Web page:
“In Guyana, we have a monopoly situation… Fundamentally, we felt that in today’s world we needed a liberalised environment, where the consumer would have the opportunity to choose from more service providers… We felt that small business [and] larger business providers would be interested in providing services, not only along the coastal strip and in Georgetown, but would be able to come up with their own economic model that made it worthwhile to provide better services in our hinterland and remote areas,” she said.

Girls in ICT

To date, the Ministry of Public Telecommunications has established 173 ICT Hubs across Guyana and each one is equipped with learning-based programmes that support school curricula.

Minister Catherine Hughes and a little Lindener browse the internet at a new ICT Hub, in Linden.

Prioritising the emergence of a strong Guyanese compliment of software engineers, the Ministry has hosted several activities, including hack-a-thons in the hopes of seeking out local talent. Additionally, the Ministry boasts a robust relationship with Science, Technology, Engineering, and Mathematics (STEM) Guyana and hosts several initiatives targeting young women with the intention to level the imbalance of gender representation in tech.

“We have a very comprehensive and [a] very aggressive Girls in ICT programme… The UN has the mandate to promote more girls in ICT… It’s actually goal number nine in the Sustainable Development Goals [(SDGs)] and it is [as] true in Guyana as it is in every part of the world that not enough girls get into technology-related positions, when you consider that by 2025, 70% of the world’s jobs are going to require skills in ICT of some form. So, we’ve been pushing that,” she said.

Last year, the Ministry conducted a 12-week programming camp called Guyanese Girls Can Code. The camp was planned with a target attendance of 20 young women but was instead met with an attendance of 57 on the opening day. Minister Hughes was moved at this realisation.

“That was one of the most emotional times for me, to hope you can get 23 girls and to walk into the lecture theatre at UG… and to walk in that Saturday morning and see 57 young girls and their parents there with them egging them on… [it] was really a vision of where we can go,” she said.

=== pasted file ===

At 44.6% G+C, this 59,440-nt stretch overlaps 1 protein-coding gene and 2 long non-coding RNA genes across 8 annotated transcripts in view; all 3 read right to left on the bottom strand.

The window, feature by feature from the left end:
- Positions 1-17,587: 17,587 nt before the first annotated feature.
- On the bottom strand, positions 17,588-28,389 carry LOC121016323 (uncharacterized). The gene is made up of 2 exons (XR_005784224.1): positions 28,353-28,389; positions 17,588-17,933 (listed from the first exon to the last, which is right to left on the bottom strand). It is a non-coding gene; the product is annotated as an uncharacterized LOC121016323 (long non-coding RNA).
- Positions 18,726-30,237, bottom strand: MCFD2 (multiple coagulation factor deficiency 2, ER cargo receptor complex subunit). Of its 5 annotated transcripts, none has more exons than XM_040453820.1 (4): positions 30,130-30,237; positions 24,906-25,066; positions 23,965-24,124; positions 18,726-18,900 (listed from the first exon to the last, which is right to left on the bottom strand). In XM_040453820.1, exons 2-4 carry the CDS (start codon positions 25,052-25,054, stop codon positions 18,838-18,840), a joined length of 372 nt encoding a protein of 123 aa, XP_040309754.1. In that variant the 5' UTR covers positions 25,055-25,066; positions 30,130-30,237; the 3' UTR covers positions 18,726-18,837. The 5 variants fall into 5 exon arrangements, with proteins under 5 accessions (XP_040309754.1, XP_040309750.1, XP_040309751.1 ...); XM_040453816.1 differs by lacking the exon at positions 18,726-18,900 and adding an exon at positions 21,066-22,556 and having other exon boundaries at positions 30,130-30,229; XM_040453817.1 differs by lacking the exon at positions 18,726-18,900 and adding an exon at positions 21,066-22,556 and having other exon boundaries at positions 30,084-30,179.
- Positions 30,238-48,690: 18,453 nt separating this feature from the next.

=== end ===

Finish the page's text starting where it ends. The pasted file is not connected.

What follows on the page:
Minister Hughes encouraged Guyanese to embrace the nation’s imminent technological advances.

“The onus is on Guyanese to take advantage also. We have to provide the opportunity, but you have to get up and go. In some communities, there are not enough computers and not enough space at an ICT Hub… and then there are some communities where its [computers] lying there… The opportunity is there with technology for every person regardless of their age to build their skills, but it will only be achieved if, as a person, you have the get up and go attitude. So, I encourage Guyanese to ‘get up and go’. The glass is always half full. Let’s not make it half-empty,” she said.

The future of ICT
Ms. Penelope De Freitas has taken the Minister’s ‘get up and go’ charge to heart. The University of Guyana computer science graduate, who is now the Head of the Computer Science Department there, said that an early introduction to ICT, especially in education, will put Guyanese on the forefront of global development.

“When we look at other countries, especially in the UK… They… have changed their curriculum, starting from [the] primary school level. They have introduced a number of ‘introduction to computing’ classes. They’ve even introduced programming… There’s a general shift toward infusing technology in everyday life and there’s a growing need to have a skilled workforce that can actually realise a future that is far more efficient [and] safe,” she said.

As for the imbalance of men and women in ICT, Ms. De Freitas said that men have a responsibility to open doors for women in the field.
“Currently our Department has a… larger percentage of females as opposed to males [than] in the previous years… That [is] due to the fact that the males that taught us as students… encouraged us to join the department. So, a major driving force was the males in our Department that encouraged us to come on, recognising that [they] needed more females in the [field].

[However,] this is not a field just set aside for males. It may require a different mindset in terms of thinking. Like any field, it requires commitment, a large degree of commitment. I think they can do it. Just give it a try… in the future we’ll need a larger workforce to come on board and develop Guyana,” Ms. De Freitas said.

ICT is a functional and practical response to the challenge of the digital deficit in Caribbean states; it will promote greater inclusion and innovation and provide information services and digital industries. Moreover, it is a necessary tool of the globalisation process which brings peoples and markets closer together and it has profound and far-reaching implications and influences in our day-to-day activities. It is against this backdrop that the Administration sees the development of ICT as a major part of the ‘good life’ that is the birthright of every Guyanese man, woman and child.